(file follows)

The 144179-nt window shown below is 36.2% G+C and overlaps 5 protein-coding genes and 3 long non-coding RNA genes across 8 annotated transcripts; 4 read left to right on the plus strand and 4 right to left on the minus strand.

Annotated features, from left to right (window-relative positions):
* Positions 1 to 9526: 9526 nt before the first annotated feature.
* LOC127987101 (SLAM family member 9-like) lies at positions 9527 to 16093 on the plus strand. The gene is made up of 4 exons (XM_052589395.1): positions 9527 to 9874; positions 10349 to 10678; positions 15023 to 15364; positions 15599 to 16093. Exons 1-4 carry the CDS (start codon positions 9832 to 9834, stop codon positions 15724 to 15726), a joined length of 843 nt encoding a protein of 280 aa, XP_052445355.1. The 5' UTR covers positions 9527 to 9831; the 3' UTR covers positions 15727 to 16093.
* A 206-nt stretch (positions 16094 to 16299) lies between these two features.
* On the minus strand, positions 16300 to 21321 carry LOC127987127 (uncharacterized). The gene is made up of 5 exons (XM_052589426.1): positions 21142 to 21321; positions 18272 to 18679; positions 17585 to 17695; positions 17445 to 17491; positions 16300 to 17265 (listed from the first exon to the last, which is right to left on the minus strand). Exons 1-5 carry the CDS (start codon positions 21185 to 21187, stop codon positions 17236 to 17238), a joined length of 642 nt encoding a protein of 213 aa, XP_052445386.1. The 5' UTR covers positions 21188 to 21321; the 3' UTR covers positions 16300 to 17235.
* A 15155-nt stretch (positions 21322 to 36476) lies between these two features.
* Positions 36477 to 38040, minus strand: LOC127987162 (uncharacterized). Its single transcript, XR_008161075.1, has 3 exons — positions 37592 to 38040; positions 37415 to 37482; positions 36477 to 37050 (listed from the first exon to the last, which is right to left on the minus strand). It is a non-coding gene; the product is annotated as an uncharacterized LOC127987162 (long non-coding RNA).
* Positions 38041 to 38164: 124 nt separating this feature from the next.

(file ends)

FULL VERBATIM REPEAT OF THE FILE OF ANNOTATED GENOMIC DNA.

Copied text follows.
The 144179-nt window shown below is 36.2% G+C and overlaps 5 protein-coding genes and 3 long non-coding RNA genes across 8 annotated transcripts; 4 read left to right on the plus strand and 4 right to left on the minus strand.

Annotated features, from left to right (window-relative positions):
* Positions 1 to 9526: 9526 nt before the first annotated feature.
* LOC127987101 (SLAM family member 9-like) lies at positions 9527 to 16093 on the plus strand. The gene is made up of 4 exons (XM_052589395.1): positions 9527 to 9874; positions 10349 to 10678; positions 15023 to 15364; positions 15599 to 16093. Exons 1-4 carry the CDS (start codon positions 9832 to 9834, stop codon positions 15724 to 15726), a joined length of 843 nt encoding a protein of 280 aa, XP_052445355.1. The 5' UTR covers positions 9527 to 9831; the 3' UTR covers positions 15727 to 16093.
* A 206-nt stretch (positions 16094 to 16299) lies between these two features.
* On the minus strand, positions 16300 to 21321 carry LOC127987127 (uncharacterized). The gene is made up of 5 exons (XM_052589426.1): positions 21142 to 21321; positions 18272 to 18679; positions 17585 to 17695; positions 17445 to 17491; positions 16300 to 17265 (listed from the first exon to the last, which is right to left on the minus strand). Exons 1-5 carry the CDS (start codon positions 21185 to 21187, stop codon positions 17236 to 17238), a joined length of 642 nt encoding a protein of 213 aa, XP_052445386.1. The 5' UTR covers positions 21188 to 21321; the 3' UTR covers positions 16300 to 17235.
* A 15155-nt stretch (positions 21322 to 36476) lies between these two features.
* Positions 36477 to 38040, minus strand: LOC127987162 (uncharacterized). Its single transcript, XR_008161075.1, has 3 exons — positions 37592 to 38040; positions 37415 to 37482; positions 36477 to 37050 (listed from the first exon to the last, which is right to left on the minus strand). It is a non-coding gene; the product is annotated as an uncharacterized LOC127987162 (long non-coding RNA).
* Positions 38041 to 38164: 124 nt separating this feature from the next.